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#41606 by sunnyd
Wed Jan 13, 2010 2:36 am
I have Brink Home security monitoring my home and I wanted to disconnect my land line and use my ooma phone system. I was told by Brinks that they could not monitor my home without them installing some kind of equipment on my computer, which would cost around $300.00. There should be a way to monitor my home with the Ooma system. :idea: Ooma needs to look into a way that home owners can have there home monitor with the ooma phone.

Thanks
sunnyd
#41641 by bw1
Wed Jan 13, 2010 8:41 am
Some users have been able to use Ooma with their alarm systems.
Search the forum for alarm.
#41673 by joeed2
Wed Jan 13, 2010 11:58 am
Any alarm system that relies on wires to communicate with the central station is a waste of money. Regardless of whether it is a physical phone line, cable internet line, or power company power line. Someone that wants to break in your house will simply cut all those wires on the way in.

The only way to go is with a cellular feature and battery backup. Brinks sells some kind of module to add to your system that calls the central station over cellular, and has a battery backup. That way, cut phone wires, cut cable internet, cut power lines, or power outages will not effect your alarm system.

Call Brinks and ask about that, I'm surprised they didn't offer the cellular option when you called them the first time. Rather than spending $300 to get it to work with the computer/voip/Ooma, it would be better to put that money toward cellular monitoring.
#41680 by murphy
Wed Jan 13, 2010 12:48 pm
joeed2 wrote:Any alarm system that relies on wires to communicate with the central station is a waste of money. Regardless of whether it is a physical phone line, cable internet line, or power company power line. Someone that wants to break in your house will simply cut all those wires on the way in.

My alarm phone line is deep underground. First you have to find where it is and then you have to dig down to get to it. It's not going to happen unless they brought a back hoe along.
#41684 by joeed2
Wed Jan 13, 2010 1:17 pm
Mine is underground also, but it comes above ground right along the outside wall, then into the house.

Is it 100% underground, and comes up into the interior of your home. Most people with underground phone lines have at some point a conduit that runs up from the ground, into a box mounted on the outside wall, then into the home. That is the place where they rip it off the outside wall.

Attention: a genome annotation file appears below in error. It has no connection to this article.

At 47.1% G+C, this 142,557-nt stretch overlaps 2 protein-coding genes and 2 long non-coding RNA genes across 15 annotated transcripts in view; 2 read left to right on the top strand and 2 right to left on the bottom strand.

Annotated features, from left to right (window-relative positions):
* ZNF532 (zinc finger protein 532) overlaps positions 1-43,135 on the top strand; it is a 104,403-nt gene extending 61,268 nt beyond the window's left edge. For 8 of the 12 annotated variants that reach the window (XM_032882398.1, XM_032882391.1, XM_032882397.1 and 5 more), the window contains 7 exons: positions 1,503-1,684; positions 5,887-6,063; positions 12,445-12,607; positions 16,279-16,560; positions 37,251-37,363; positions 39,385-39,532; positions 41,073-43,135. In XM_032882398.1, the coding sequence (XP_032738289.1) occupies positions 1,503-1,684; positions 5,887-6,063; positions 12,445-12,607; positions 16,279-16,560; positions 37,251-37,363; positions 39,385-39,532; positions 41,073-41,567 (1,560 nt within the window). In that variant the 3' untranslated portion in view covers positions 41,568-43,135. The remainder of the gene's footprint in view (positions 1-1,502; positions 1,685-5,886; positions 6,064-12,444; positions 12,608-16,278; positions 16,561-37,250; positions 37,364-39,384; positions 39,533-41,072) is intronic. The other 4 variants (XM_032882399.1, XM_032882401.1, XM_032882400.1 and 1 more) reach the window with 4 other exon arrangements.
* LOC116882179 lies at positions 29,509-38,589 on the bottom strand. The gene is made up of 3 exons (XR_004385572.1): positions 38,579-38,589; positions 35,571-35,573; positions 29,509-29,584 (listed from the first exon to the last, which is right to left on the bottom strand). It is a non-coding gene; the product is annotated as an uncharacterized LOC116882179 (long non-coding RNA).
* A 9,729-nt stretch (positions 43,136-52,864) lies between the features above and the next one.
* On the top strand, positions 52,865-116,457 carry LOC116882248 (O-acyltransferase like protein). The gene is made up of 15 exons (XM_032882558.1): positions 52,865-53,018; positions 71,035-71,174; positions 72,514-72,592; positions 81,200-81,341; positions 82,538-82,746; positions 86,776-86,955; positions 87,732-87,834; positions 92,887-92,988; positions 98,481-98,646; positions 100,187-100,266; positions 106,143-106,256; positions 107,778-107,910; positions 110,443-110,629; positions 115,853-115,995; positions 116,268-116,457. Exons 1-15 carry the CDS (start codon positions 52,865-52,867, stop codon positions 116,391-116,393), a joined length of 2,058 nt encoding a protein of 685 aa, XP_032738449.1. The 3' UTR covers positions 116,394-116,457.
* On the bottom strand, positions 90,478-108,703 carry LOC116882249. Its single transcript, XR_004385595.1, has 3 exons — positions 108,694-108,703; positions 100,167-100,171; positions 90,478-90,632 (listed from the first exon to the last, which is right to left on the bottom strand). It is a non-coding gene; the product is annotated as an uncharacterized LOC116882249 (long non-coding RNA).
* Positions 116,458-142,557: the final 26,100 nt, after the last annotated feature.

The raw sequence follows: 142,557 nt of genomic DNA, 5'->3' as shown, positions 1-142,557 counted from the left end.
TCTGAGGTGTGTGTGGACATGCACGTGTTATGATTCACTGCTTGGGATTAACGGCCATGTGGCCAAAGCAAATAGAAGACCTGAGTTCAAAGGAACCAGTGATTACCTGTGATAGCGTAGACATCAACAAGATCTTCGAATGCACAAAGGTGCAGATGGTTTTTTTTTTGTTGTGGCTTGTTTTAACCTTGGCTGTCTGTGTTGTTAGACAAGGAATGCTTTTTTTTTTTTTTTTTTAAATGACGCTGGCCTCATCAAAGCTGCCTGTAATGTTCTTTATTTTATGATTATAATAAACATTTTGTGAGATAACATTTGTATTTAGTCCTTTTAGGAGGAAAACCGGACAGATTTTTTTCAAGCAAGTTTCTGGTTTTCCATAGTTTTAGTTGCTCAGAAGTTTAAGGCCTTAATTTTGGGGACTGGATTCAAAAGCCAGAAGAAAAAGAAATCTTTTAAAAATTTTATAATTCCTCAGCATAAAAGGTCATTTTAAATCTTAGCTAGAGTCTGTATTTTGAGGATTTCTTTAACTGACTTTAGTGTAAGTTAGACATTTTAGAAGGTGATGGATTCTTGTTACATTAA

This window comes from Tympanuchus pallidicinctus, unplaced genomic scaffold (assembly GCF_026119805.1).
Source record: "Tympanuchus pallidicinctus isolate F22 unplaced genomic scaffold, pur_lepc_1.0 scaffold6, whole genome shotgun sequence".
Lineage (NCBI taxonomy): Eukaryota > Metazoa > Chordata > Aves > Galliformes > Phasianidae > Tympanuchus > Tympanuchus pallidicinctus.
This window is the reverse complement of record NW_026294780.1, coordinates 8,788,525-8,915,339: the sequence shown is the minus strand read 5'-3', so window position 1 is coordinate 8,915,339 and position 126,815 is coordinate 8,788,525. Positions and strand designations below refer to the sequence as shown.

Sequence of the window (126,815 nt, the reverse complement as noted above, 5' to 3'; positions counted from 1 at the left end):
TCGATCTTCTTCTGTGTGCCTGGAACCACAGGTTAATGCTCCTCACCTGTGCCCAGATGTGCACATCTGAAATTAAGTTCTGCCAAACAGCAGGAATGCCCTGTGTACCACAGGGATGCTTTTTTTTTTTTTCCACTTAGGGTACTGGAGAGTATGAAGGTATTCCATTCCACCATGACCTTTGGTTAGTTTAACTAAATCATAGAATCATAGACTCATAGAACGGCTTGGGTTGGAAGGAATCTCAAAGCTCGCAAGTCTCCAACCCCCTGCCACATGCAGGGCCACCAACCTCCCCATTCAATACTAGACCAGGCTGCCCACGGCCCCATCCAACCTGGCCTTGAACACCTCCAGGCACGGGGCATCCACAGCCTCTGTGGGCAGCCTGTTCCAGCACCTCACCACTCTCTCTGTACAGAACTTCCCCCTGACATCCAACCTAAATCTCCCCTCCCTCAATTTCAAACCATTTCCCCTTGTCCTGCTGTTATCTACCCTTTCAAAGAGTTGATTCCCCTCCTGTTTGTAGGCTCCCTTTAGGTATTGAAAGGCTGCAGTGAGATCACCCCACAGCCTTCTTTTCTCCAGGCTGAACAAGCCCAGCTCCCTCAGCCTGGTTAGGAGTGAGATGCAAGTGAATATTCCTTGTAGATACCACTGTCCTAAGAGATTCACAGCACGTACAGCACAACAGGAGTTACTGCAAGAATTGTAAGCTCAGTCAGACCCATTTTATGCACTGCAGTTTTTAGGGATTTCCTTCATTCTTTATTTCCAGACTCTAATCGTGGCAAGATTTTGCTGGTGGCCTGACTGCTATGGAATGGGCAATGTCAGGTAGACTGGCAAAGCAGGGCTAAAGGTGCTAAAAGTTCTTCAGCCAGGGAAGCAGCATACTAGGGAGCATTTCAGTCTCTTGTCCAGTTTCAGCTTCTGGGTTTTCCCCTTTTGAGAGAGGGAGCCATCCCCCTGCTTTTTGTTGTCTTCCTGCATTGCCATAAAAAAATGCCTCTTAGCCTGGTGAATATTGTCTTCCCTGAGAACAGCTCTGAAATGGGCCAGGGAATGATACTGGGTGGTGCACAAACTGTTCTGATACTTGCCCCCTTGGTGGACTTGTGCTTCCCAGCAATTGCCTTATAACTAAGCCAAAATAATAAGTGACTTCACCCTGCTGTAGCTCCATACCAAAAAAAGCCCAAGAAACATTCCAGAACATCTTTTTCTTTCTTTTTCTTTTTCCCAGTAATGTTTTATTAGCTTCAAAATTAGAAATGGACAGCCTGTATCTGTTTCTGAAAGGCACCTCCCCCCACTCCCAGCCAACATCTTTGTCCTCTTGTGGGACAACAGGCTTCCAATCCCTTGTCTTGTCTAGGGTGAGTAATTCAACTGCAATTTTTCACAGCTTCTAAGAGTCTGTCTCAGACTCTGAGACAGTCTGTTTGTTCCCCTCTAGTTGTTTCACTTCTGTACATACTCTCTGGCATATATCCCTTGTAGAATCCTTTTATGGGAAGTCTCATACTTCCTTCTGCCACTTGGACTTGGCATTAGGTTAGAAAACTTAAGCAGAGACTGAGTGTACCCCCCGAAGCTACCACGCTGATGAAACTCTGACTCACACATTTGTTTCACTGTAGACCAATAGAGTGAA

#41722 by murphy
Wed Jan 13, 2010 3:42 pm
joeed2 wrote:Mine is underground also, but it comes above ground right along the outside wall, then into the house.

Is it 100% underground, and comes up into the interior of your home. Most people with underground phone lines have at some point a conduit that runs up from the ground, into a box mounted on the outside wall, then into the home. That is the place where they rip it off the outside wall.

It came up the outside wall about two feet and then went through the wall when I moved in.
When I got an alarm system I changed It to go through the basement wall underground at it's buried depth.
My Network Interface Box is in my basement so there is nothing outside.
#41777 by joeed2
Wed Jan 13, 2010 7:31 pm
Nice. I had to do the same kind of thing for my cable TV and internet. Run it underground deep in Schedule 80 PVC, then under and into my garage. Everything is deep underground and unexposed. Mainly because landscaping people kept cutting the cable with shovels and tools. Then it would take 2 or 3 days to get the cable company to come out and fix it.
#45320 by Yoda
Thu Feb 04, 2010 5:01 pm
Home alarms work fine with Ooma (My ADT system has worked fine since I changed configuration as follows). At your alarm panel (typically located in your master bedroom closet); simply reverse the incomming and outgoing connections for the incomming phone line.

It should be as follows:

    Modem or router to ooma device
    Ooma phone line out to alarm pane phone in
    Alarm Panel phone line out to house phones.

Doing it in this order will enable the system to still dial out even if one of your phones happens to be taken off hook by the intruder.

However if your power is cut, or your ISP is on the fritz; then of course your system won't be able to dial out until it comes back up.

I suggest a simple UPS backup power system be instaled to the modem, router and ooma device as a preventitive backup for such sistuations.
#45368 by joeed2
Thu Feb 04, 2010 8:05 pm
I believe most alarm systems use RJ31 jacks, and regular POTS telephone jacks are RJ-11. How did you "plug and play" an installation between these two types of jacks? Most people have to rewire the alarm panel to handle the different jacks.
#45402 by DTMF
Fri Feb 05, 2010 6:33 am
My alarm system provider, Hawk Security, couldn't get the alarm to connect to the reporting system through the Ooma. Instead, they connected a $99 adapter that makes the connection via the Internet. Now my monitoring charge is $3/month higher. That's still a tiny fraction of what I was paying AT&T for the POTS line that was connected to it before I switched to Ooma. ;)

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